Blog | August 8, 2022

What Violin Making Can Teach Us About mRNA Therapeutic Quality

Anna Rose Welch Headshot

By Anna Rose Welch, Editorial & Community Director, Advancing RNA


One of my favorite sayings when I was a kid was an old Irish proverb: “The older the fiddle, the sweeter the tune.”

If I’m being honest, I liked it mostly for a selfish reason: I was the extremely proud 12-year-old owner of a 107-year-old violin. My violin, which was made in France in 1894, remains one of my most prized possessions even though — believe it or not — a centennial is not exactly “old” in the violin world. Some of the most valuable violins were made between 1644-1737 by an Italian luthier named Antonio Stradivari who is revered as the father of the modern violin. Seeing as only 600 (of 1200) “Strads” are making music or being displayed in museums today, they are highly coveted and exorbitantly priced (some to the “tune” of $16 million dollars).

It wasn’t until recently reading a headline about what makes a Stradivarius violin “sound like a Stradivarius” that my brain forged a connection between the art and science of violin making and the mRNA therapeutics industry’s ongoing quest to establish high quality processes and procedures.

Though the goals of violin-making and pharmaceutical manufacturing ultimately diverge when it comes to mass-production, violin craftmanship serves as a fantastic metaphor for the work the mRNA therapeutics space is tackling today. In addition to navigating a limited supply chain of critical raw materials, companies are also challenged to carefully optimize the IVT reaction for making their mRNA drug substance.  

Managing supply chain and working in process development may not look anything like the work a luthier does to hew an instrument from an ancient spruce tree — but I’d argue they require a similar mindset and level of dedication.

Mass production of an mRNA therapeutic requiring thousands of IVT reactions may be the end goal for many mRNA companies. However, in these early days of the industry, there’s a lot of value in taking the time to source and assess the quality of each raw material to understand how it can/will impact your mRNA drug substance. Like a master luthier working on a violin that will, one day, be considered a rare commodity, those of us in supply chain and process development should be approaching that all-important IVT reaction as if it, too, will produce a rare commodity that will carry on our legacy for hundreds of years.

The Raw Materials & “CQAs” Behind A Violin’s Sound

According to a German fairytale, the first violin was created out of a box, a few hairs from a fairy queen, and a rod. At the urging of the fairy queen, a love-sick boy put these materials together and played them. As he played, the voice of the fairy queen laughing and crying came forth, creating the first violin and winning the heart of a princess (or, rather, the permission of her father, the king).

The reality behind how and from what a violin is created is almost as poetic. Picture venturing up a mountain in Central or Eastern Europe in the winter. You have one goal: to chop down an old growth tree — ideally a Spruce and/or Maple, both of which will be essential for the face (Spruce), ribs (Maple), and back (Maple) of a future violin. For the wood to be a prime candidate for violin making, it must be growing at a high altitude. The colder temperature strongly influences the grain or the size of the rings in the wood — the narrower and tighter grains/rings being the most optimum for tone wood. It’s also important that the wood be dormant when it’s harvested — hence your winter journey up a mountain.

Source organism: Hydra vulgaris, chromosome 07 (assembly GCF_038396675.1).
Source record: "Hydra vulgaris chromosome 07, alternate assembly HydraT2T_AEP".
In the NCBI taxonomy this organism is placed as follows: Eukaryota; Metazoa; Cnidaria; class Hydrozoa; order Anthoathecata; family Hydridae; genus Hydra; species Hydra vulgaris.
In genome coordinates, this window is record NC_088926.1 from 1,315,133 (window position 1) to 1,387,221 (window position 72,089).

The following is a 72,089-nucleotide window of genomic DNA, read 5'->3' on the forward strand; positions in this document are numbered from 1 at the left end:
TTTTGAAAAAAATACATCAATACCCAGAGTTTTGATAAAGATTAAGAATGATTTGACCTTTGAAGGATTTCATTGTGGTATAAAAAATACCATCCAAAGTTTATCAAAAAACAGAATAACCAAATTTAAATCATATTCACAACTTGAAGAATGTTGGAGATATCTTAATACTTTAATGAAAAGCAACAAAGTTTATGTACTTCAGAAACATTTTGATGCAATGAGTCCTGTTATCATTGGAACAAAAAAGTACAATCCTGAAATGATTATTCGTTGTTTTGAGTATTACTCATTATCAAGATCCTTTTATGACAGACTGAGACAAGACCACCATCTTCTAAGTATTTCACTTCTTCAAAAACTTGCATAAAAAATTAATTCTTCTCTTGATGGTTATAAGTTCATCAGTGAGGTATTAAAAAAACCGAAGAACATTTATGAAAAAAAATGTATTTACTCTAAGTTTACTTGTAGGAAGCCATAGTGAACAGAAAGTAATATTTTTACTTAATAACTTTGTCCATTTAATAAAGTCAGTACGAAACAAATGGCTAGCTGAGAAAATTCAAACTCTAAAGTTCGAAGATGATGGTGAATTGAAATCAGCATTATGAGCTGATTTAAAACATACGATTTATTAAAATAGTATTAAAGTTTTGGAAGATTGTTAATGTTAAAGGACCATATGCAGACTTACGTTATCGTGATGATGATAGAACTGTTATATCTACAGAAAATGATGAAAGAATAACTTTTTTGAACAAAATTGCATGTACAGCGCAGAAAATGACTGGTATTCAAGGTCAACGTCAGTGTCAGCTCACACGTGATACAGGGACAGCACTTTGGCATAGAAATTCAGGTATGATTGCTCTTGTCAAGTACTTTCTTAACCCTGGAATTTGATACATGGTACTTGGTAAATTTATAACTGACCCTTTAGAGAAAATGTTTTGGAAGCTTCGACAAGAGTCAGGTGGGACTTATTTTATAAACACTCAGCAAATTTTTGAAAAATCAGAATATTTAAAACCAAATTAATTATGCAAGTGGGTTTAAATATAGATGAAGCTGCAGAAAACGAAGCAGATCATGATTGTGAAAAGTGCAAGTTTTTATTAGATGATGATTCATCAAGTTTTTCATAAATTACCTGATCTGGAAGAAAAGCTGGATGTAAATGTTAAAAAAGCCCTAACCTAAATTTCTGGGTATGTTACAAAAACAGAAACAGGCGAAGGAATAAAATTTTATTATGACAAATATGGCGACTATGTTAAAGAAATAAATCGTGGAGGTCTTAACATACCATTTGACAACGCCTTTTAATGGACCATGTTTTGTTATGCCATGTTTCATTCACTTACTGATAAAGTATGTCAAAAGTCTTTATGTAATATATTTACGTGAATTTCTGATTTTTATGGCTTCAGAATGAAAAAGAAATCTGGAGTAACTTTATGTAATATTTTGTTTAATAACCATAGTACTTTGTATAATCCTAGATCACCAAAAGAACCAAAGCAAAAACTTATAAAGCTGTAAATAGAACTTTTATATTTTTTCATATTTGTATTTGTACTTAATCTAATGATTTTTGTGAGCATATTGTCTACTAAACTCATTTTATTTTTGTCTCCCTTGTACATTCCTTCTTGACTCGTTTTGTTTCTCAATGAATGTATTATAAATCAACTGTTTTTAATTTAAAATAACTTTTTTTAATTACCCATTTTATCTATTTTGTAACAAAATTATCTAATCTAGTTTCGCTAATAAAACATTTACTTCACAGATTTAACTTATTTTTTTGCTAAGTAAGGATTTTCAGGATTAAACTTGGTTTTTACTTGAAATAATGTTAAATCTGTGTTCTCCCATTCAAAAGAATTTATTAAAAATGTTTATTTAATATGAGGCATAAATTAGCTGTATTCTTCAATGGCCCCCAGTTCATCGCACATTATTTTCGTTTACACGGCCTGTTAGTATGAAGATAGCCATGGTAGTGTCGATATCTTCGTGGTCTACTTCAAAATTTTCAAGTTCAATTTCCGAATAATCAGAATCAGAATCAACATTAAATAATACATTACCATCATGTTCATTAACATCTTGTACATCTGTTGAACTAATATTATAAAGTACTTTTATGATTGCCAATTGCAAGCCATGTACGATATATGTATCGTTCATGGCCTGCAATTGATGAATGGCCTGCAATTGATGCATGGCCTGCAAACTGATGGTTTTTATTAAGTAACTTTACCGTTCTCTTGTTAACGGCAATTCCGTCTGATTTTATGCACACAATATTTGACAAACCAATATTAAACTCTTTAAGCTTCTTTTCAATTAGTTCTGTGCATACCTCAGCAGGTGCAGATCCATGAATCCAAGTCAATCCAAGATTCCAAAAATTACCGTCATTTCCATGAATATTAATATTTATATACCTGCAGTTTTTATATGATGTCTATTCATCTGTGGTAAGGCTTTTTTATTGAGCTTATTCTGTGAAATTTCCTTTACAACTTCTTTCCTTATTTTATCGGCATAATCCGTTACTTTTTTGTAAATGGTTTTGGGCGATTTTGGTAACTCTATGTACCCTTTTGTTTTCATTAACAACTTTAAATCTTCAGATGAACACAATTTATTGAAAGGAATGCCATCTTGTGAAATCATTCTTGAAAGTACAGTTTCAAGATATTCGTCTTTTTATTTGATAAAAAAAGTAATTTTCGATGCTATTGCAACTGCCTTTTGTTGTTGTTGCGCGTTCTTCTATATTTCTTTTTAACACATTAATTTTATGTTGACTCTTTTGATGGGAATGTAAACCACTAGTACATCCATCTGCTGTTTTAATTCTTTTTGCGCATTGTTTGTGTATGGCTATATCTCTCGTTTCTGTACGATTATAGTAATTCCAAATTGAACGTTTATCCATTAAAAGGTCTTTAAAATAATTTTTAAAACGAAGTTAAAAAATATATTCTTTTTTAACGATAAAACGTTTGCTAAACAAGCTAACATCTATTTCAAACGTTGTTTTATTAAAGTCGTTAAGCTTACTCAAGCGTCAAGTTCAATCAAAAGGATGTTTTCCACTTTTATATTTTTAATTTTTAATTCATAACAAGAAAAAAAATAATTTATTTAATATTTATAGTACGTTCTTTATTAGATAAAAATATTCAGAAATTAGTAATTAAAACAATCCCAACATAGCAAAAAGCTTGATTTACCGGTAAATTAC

That wood is then cut into cylinders, sealed, and left to oxidize and dry in an environmentally controlled space for at least 10 years. Some wood ages for as long as 40-50 years before a violin maker will touch it. (And because I know the engineering minds among us are thinking it: yes, there are artificial ways — namely kiln drying — that can be used to speed up the aging process. But like human cells, wood cells are delicate; they don’t respond well to kiln drying and, in turn, lose their acoustic properties.)

Given that the sound of a violin is dictated in large part by the type, grain, and age of the wood from which it is carved, we can certainly classify the wood as a critical raw material. However, recent research argues that a violin’s superior tone can and should be attributed to much more than just the biological properties of the wood itself. Rather, the chemicals with which that wood is treated play a large role in shaping a string instrument’s acoustic profile.

As this recent article shares, one scientist at Texas A&M University has finally identified several chemicals he has long asserted were a predominant reason for the “unmatched” tone of a Stradivarius’ and/or the other violins made by master Italian luthiers during the same time period. Borax, copper, zinc, alum, and lime water were all used to preserve the wood to keep it safe from worm infestations. However, as this was long prior to the day and age of patents and process documentation, the exact recipes, ratios, and methods were perfected over time and kept secret to each violin maker — all the way to the grave.

Current Challenges In Navigating The mRNA Raw Material Supply Chain

In many ways, mRNA companies today are working much like these violin masters during the Italian violin “golden age”— albeit with patents and more thorough documentation. They’re relying upon techniques and building processes in-house based on individual knowledge and experiences, all of which vary widely. This lack of standardization makes it infinitely more difficult to determine how the processes and materials influence the structure, stability, and purity of mRNA.

There are two parts to the challenge of developing high quality mRNA — the first, of course, being navigating a currently immature supply chain. As the highly specific quest for violin wood outlined above should indicate, not all raw materials (for violins or therapeutics) are created equal.

Finding high quality (particularly GMP) raw materials is exceptionally challenging in the mRNA space today. Though the mRNA-centric supplier network is growing larger by the day, there is still plenty of room for this network to expand and further enable dual-source supply. Even in cases where suppliers do exist and have the available supplies, companies are challenged to suss out whether the GMP touted on a raw material’s label is the true, regulatory definition of GMP or just the “skilled marketer’s” definition of GMP.